He listed himself as a consultant to Kraft in a 1992 memo he wrote.
Two years earlier, Gullotta co-authored a memo titled "Raison d'etre"--French for "reason for being." In it, he and his colleagues outlined the importance of their electrophysiological studies, in which they measured brain activity by hooking up electrodes to smokers' scalps. The research showed how much nicotine was needed in order to trigger a feeling of "impact" in smokers--a sensation that helps explain why cigarettes are addictive.
In the same memo, Gullotta noted that Kraft had expressed interest in his work on brain responses to tastes and smells "as a means of understanding flavor differences in certain products." Gullotta, who retired in 2002, did not return repeated phone calls seeking comment.
In general, Kraft's Daigler said it's not surprising some of its scientists "look for ways to exchange information, share best practices and identify efficiencies that reduce overall costs." She also noted, "There clearly was a shared interest among these employees in issues relating to flavor and aroma--issues that are relevant to a number of otherwise unrelated industries."
The primary goal of Kraft's research and development team, Daigler said, is "ensuring the safety and wholesomeness of our foods."
Still, Kraft and Philip Morris scientists traded ideas for studying the fine details of how the brain processes tastes and smells. A 1997 planning memo proposed investing in "neuroimaging," or brain scans, and research on sensory neuroreceptors, which are sites on brain cells that process smells and tastes. That synergy group included Jean Spence, now Kraft's research chief, and Dick Cox, Philip Morris USA's senior vice president for research and science.
The relationships between cigarette scientists and food researchers could play into the hands of plaintiffs' lawyers and their strategists. Among them is John Banzhaf, a law professor at George Washington University who has plotted legal strategies against the makers of cigarettes and foods. He said extensive research links might make it easier to convince juries that food companies share responsibility for the obesity crisis.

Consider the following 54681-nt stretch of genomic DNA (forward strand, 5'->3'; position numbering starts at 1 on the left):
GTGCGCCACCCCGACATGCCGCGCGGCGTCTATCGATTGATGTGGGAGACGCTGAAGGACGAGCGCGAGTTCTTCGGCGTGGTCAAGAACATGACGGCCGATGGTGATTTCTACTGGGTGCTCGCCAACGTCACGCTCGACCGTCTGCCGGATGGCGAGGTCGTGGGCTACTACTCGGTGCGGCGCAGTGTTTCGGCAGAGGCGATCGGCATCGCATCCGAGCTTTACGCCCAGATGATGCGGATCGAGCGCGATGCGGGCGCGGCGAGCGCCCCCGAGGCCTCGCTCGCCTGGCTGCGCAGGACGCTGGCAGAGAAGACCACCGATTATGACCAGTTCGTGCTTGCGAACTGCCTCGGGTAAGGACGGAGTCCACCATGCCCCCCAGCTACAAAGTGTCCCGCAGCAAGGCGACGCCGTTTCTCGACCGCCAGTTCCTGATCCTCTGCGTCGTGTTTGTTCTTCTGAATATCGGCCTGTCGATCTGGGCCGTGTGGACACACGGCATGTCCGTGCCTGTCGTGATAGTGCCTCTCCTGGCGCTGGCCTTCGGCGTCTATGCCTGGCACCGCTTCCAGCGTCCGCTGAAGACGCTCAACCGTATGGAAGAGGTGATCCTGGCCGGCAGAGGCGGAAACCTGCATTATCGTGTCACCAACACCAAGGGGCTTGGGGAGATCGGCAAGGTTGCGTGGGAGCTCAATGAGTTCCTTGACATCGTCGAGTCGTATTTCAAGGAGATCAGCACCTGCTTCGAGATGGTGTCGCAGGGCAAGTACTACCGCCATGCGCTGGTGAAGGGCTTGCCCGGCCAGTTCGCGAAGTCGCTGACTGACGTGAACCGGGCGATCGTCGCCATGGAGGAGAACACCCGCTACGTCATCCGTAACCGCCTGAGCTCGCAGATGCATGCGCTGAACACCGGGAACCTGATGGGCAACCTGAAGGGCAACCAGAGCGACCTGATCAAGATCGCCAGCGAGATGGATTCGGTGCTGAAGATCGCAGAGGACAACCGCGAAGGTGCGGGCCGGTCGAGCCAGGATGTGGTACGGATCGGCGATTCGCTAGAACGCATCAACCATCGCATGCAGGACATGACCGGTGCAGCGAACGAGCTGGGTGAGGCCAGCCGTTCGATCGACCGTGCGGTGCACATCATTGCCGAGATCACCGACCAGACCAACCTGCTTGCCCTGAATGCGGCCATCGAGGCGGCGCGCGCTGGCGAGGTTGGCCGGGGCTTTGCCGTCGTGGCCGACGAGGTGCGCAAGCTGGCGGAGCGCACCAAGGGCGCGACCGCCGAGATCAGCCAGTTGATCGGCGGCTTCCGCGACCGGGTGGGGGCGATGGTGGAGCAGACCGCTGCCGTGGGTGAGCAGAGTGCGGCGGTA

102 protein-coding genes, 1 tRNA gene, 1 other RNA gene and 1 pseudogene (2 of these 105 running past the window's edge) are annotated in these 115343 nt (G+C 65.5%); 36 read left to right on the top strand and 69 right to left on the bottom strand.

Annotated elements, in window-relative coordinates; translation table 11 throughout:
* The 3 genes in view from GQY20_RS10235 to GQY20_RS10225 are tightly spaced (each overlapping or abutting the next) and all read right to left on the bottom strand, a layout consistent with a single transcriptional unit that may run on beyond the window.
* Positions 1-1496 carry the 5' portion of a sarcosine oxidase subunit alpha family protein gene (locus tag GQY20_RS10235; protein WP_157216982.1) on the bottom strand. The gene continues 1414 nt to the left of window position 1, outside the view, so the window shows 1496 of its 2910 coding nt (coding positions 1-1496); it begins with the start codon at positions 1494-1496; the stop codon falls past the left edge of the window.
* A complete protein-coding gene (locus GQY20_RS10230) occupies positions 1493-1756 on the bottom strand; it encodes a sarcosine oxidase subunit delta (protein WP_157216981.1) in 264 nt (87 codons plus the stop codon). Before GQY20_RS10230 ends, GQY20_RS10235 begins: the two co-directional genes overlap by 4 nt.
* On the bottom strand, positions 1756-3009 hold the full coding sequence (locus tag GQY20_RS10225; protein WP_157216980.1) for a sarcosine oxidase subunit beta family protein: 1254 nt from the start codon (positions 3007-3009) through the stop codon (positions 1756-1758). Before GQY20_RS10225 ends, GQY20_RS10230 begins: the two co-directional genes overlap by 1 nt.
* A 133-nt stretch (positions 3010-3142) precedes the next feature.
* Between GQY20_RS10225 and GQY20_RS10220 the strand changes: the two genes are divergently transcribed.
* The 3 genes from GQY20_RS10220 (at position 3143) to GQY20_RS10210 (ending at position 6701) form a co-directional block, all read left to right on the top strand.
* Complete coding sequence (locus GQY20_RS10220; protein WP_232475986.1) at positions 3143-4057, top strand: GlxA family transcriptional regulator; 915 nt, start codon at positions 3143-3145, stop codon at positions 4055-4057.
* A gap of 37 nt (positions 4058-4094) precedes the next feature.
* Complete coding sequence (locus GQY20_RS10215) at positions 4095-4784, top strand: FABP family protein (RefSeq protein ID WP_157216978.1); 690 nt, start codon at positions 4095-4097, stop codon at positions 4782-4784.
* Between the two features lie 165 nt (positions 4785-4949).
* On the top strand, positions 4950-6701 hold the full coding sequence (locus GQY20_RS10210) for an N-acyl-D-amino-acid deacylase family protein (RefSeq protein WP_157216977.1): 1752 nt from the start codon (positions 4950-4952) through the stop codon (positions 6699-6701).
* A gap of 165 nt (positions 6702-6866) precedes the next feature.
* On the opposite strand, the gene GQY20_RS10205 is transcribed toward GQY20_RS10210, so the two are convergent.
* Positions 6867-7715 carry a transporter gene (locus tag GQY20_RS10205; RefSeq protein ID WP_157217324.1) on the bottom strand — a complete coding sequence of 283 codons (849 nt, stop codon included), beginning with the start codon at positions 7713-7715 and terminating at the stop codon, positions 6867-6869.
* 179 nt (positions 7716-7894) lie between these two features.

"It becomes relevant not only because they are the same company, siblings in effect, but the very same scientists, some in the very same laboratories, are working side by side," Banzhaf said.
Other lawyers who took on the tobacco industry said the companies' collaboration could startle consumers who don't realize how similar the research agendas at food and tobacco companies can be.
"What seems to be happening is these companies said, `Hey, you guys are sort of in the same business,'" said Richard Daynard, a law professor at Northeastern University in Boston who helped formulate strategies for suing food and cigarette companies.
Like cigarettes, he said, processed foods "are highly engineered to make the consumer react in a particular way."
Kraft says it is responding to concerns about obesity by reformulating products, revamping marketing and providing more information to its customers. Those efforts, Daigler said, "are far more constructive ... than any lawsuit could be."
She noted that nearly all of the documents the Tribune found were old and available to the public since the late 1990s.
Philip Morris has released few documents since 2001, making it difficult to determine whether or how the cigarette-maker and Kraft have collaborated in recent years.
But the earlier documents show that the researchers traded tips on a range of sensory technology. At an intra-company workshop in 2000, Philip Morris scientists presented their findings on the chemical composition of smoke while Kraft researchers lectured on how they used a tool called an "electronic nose"--capable of detecting the chemicals in odors--in work on Capri Sun fruit-flavored drinks.
Weighing in on addiction
The documents do not show that Kraft employees researched cigarette addiction, but one researcher offered her opinion on that controversial topic. Kraft scientist Dorothy Chou in 1994 offered cigarette executives ways to argue that nicotine was not addictive.
In the memo to Philip Morris USA's research director, Chou raised objections to calling cigarettes addictive. Unlike alcohol, depressants or Valium, "withdrawal from nicotine never threatens physical well-being," she wrote, noting that her boss at Kraft had recommended she send her opinion to Philip Morris.
Just two years earlier, Chou strongly recommended Philip Morris fund a university study to probe whether cigarette smoking had "beneficial effects on Alzheimer's patients." She suggested specific ways of using brain scans in the study.
Chou, who retired in 1996, referred questions to officials at Kraft.
TRIBUNE SPECIAL REPORT: A FOLLOW-UP
Where there's smoke, there might be food research, too
Documents indicate Kraft, Philip Morris shared expertise on how the brain processes tastes, smells
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